And, then there were some that were so crazy or felt so lucky that they would bet – a lot of money that the next card would be in-between an eight and a king or even less of a spread. We were a crazy bunch back then.

We would play this game all night long or until someone won everyone else’s money. After one of those nights a bunch of us were still chillin’ out – another word for suffering from our hangovers – and watching TV – watching Neil Armstrong get ready to make the first step on the moon. After he did it and didn’t blow up or something or a hand reach out from the ground and grab his foot we cheered – like the rest of the country was doing and started saying – this is big, this is something and before you knew it we were saying – we need to do something – something big. It was, “One small step for man,” and we were going to take one too.

What we came up with was a train trip to Montreal, Canada. Our school’s French club had gone there on a school trip and we heard it was great so we figured that would be a big trip for us. As my memory goes, five guys came up with the money we figured – to the penny – we needed to make the trip – train fare both ways, hotel fee, and some for “entertainment”.

I won’t go into the details of the trip – mostly because I can’t remember them all and what I do remember is a little fuzzy, but we did it and for me – my parents didn’t even know I had left the country. A point of pride throughout my life – it was called independence.

I will tell you a little about the train ride that seemed to last forever. In 1969, as you graduated from high school as a young, healthy US male, we were required to register for the draft and then wait for the draft lottery when your birth-date was assigned a number – mine was 127 – not good, not totally bad, but that’s another story altogether (See the movie Across the Universe). I can bet you that every US male of a certain age group can tell you what their draft number was – to this day. We’re talking Viet Nam folks. On the train, the Grand Trunk Railroad, as we passed into Canada, a conductor came to each of us and asked to see our draft cards and asked – “are you guys really coming back to the US?”. At that point it was never a thought in our minds – we were all headed to college in the fall. Also, at the time, we didn’t know what our draft number would be – that came later that summer – good thing too – I might have ended up living with some of my old distant relatives in Canada.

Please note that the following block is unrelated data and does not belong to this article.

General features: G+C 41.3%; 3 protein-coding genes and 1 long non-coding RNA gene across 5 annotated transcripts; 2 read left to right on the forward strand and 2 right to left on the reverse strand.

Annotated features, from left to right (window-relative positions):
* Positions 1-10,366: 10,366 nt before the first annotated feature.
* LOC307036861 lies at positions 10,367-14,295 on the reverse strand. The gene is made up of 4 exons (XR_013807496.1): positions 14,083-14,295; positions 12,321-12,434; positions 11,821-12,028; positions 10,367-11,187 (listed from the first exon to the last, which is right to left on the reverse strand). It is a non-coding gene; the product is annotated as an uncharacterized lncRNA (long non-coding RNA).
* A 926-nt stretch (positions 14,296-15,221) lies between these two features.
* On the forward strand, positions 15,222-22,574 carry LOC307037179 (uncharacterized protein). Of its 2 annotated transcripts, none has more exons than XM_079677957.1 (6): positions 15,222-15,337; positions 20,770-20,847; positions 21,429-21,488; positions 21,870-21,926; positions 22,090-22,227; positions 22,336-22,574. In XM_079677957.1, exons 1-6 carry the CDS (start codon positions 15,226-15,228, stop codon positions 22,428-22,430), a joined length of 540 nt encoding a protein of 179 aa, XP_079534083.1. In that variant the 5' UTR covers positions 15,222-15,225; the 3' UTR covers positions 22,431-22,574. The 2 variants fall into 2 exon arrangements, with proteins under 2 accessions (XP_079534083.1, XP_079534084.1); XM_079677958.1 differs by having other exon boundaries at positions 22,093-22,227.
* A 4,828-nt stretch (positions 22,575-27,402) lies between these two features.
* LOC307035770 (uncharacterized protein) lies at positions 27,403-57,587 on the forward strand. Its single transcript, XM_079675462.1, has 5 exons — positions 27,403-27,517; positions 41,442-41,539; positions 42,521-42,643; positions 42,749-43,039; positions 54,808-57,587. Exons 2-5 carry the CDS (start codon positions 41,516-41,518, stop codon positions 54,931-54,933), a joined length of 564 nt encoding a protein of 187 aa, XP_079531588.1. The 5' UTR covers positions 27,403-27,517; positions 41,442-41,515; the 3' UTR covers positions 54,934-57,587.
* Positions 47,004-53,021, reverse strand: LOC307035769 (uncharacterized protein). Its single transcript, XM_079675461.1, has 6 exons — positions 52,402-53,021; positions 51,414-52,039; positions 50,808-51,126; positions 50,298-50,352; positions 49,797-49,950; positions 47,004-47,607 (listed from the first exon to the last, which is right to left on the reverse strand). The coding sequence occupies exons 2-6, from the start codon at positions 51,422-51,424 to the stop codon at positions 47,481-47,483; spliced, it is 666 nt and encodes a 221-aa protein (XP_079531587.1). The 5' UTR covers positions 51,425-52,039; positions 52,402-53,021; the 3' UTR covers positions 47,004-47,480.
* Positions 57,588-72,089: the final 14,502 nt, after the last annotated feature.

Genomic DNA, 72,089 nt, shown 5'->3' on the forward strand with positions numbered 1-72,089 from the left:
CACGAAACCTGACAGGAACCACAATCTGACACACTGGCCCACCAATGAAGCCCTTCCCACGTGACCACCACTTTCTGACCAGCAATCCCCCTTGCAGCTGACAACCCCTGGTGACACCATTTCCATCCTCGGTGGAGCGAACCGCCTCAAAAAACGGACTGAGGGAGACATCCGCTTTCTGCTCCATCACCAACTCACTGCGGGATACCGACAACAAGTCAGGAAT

We all made it back to the good old US of A – penniless, but we had done something – something that to us was big.

Back then America was a can-do society, president John F. Kennedy had thrown down the challenge to Americans and we stepped up. The summer of 1969 was also the summer of Woodstock. I recently watched the movie and felt a little sad about how my generation let a great opportunity slip by to really change our nation and the world. It seems these days we’re more like the – well, I don’t know – it sounds good but maybe we shouldn’t take the chance generation.

Maybe it’s time we did something big – something special for American and maybe, one day we can get ourselves back to the garden. But then, maybe that’s just a line from a song from once upon a time in America.

Thinking of Judith McGrath Down in Western Australia

Tuesday, June 30th, 2009

Yesterday, after another sweltering trip to Charleston, SC, I returned home to check my e-mail. While sorting through the days’ list of junk, outlandish offers, jokes about our Governor (no name offered) and even a few directed for Carolina Arts – I found myself gazing at a few e-mails I leave on my incoming list as a reminder of things – things to do, people to get back with, e-mails that I shouldn’t forget about, and e-mails kept for legal reasons. That’s right, I have to occasionally deal with some people who are down right nuts, so I keep their e-mails.

Among those e-mails was the last one I received from Judith McGrath down in Kalamunda, Western Australia, near Perth. This one is saved as a good reminder and as I looked at it I wondered about what it would be like to be there right now. You see, while we’ve been going through 90+ temps for several weeks, thunder storms, and near 90 percent humidity, Australia is going through its winter season. I know – the grass is always greener…

McGrath was a contributor to Carolina Arts for almost ten years, until the economy hit the fan and we had to cut back on expenses (even small ones) and space in the paper, but I miss her words about the visual art community in her corner of the world and most of the time about the visual art community in general. Through her writing we learned that it is a small world and things are not that different – no matter where you are.

So, I sent her an e-mail and woke up this morning and found the following response about what has been going on with her. She’s been teaching an Art Appreciation class at the local Learning Centre in her area.

Here’s part of her e-mail:

Talk about great minds thinking alike! I was just on your site the other day and enjoyed reading your blog about the National Outdoor Sculpture Competition and Exhibition in North Charleston. Also appreciated viewing the excellent pictures and deciding which ones I’d like to have in my own garden – when I’m rich and famous! I particularly liked the gentle flow of Pattie Firestone’s Thoughts Running Like a River, the contemplative aspect of Corrina Sephora Mensoff’s, Where I have come from, what will I leave behind?, and James Burnes’ Rich Sis which had me thinking of a retired race horse, worn out but still majestic. However, all were excellent presentations.